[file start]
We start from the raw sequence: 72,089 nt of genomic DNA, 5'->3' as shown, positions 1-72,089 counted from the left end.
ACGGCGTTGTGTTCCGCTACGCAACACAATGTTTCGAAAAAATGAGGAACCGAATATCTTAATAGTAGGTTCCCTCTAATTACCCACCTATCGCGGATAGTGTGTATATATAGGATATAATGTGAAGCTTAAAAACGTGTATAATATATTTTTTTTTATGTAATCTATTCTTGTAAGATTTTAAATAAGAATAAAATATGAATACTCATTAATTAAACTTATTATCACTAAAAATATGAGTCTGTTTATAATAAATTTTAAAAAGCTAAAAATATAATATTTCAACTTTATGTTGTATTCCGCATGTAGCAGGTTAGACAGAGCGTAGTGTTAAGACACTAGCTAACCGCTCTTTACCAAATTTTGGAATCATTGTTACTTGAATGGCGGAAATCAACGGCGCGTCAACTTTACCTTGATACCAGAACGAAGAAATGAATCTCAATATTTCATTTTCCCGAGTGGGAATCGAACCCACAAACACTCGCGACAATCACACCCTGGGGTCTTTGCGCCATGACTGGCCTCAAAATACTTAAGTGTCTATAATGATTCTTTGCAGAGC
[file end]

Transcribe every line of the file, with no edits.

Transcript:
We start from the raw sequence: 72,089 nt of genomic DNA, 5'->3' as shown, positions 1-72,089 counted from the left end.
ACGGCGTTGTGTTCCGCTACGCAACACAATGTTTCGAAAAAATGAGGAACCGAATATCTTAATAGTAGGTTCCCTCTAATTACCCACCTATCGCGGATAGTGTGTATATATAGGATATAATGTGAAGCTTAAAAACGTGTATAATATATTTTTTTTTATGTAATCTATTCTTGTAAGATTTTAAATAAGAATAAAATATGAATACTCATTAATTAAACTTATTATCACTAAAAATATGAGTCTGTTTATAATAAATTTTAAAAAGCTAAAAATATAATATTTCAACTTTATGTTGTATTCCGCATGTAGCAGGTTAGACAGAGCGTAGTGTTAAGACACTAGCTAACCGCTCTTTACCAAATTTTGGAATCATTGTTACTTGAATGGCGGAAATCAACGGCGCGTCAACTTTACCTTGATACCAGAACGAAGAAATGAATCTCAATATTTCATTTTCCCGAGTGGGAATCGAACCCACAAACACTCGCGACAATCACACCCTGGGGTCTTTGCGCCATGACTGGCCTCAAAATACTTAAGTGTCTATAATGATTCTTTGCAGAGC